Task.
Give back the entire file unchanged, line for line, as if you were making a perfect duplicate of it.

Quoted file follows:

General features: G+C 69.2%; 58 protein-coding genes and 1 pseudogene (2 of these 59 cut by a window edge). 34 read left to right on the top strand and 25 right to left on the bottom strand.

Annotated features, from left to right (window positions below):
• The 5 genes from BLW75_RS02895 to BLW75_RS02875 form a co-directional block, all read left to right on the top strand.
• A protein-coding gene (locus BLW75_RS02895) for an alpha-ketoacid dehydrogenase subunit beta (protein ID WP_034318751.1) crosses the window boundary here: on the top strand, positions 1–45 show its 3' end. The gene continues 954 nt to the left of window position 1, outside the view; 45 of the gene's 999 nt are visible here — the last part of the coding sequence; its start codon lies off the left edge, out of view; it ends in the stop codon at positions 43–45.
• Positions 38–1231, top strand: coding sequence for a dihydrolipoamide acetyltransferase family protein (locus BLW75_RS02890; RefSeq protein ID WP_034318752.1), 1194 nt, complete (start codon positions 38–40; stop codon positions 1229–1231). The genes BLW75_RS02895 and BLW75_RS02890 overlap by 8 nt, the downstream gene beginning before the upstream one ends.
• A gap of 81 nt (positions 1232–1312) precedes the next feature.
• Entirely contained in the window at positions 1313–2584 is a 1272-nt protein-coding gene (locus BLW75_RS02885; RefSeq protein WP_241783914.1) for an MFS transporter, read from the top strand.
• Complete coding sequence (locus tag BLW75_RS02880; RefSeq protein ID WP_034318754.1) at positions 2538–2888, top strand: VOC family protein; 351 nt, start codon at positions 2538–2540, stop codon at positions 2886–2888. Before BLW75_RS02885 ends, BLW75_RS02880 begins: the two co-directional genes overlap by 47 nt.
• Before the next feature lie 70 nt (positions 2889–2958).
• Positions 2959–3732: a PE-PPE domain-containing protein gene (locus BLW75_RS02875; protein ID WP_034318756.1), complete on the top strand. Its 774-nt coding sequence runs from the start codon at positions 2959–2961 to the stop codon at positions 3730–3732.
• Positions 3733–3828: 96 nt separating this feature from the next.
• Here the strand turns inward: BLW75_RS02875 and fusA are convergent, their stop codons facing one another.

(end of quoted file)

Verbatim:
General features: G+C 69.2%; 58 protein-coding genes and 1 pseudogene (2 of these 59 cut by a window edge). 34 read left to right on the top strand and 25 right to left on the bottom strand.

Annotated features, from left to right (window positions below):
• The 5 genes from BLW75_RS02895 to BLW75_RS02875 form a co-directional block, all read left to right on the top strand.
• A protein-coding gene (locus BLW75_RS02895) for an alpha-ketoacid dehydrogenase subunit beta (protein ID WP_034318751.1) crosses the window boundary here: on the top strand, positions 1–45 show its 3' end. The gene continues 954 nt to the left of window position 1, outside the view; 45 of the gene's 999 nt are visible here — the last part of the coding sequence; its start codon lies off the left edge, out of view; it ends in the stop codon at positions 43–45.
• Positions 38–1231, top strand: coding sequence for a dihydrolipoamide acetyltransferase family protein (locus BLW75_RS02890; RefSeq protein ID WP_034318752.1), 1194 nt, complete (start codon positions 38–40; stop codon positions 1229–1231). The genes BLW75_RS02895 and BLW75_RS02890 overlap by 8 nt, the downstream gene beginning before the upstream one ends.
• A gap of 81 nt (positions 1232–1312) precedes the next feature.
• Entirely contained in the window at positions 1313–2584 is a 1272-nt protein-coding gene (locus BLW75_RS02885; RefSeq protein WP_241783914.1) for an MFS transporter, read from the top strand.
• Complete coding sequence (locus tag BLW75_RS02880; RefSeq protein ID WP_034318754.1) at positions 2538–2888, top strand: VOC family protein; 351 nt, start codon at positions 2538–2540, stop codon at positions 2886–2888. Before BLW75_RS02885 ends, BLW75_RS02880 begins: the two co-directional genes overlap by 47 nt.
• Before the next feature lie 70 nt (positions 2889–2958).
• Positions 2959–3732: a PE-PPE domain-containing protein gene (locus BLW75_RS02875; protein ID WP_034318756.1), complete on the top strand. Its 774-nt coding sequence runs from the start codon at positions 2959–2961 to the stop codon at positions 3730–3732.
• Positions 3733–3828: 96 nt separating this feature from the next.
• Here the strand turns inward: BLW75_RS02875 and fusA are convergent, their stop codons facing one another.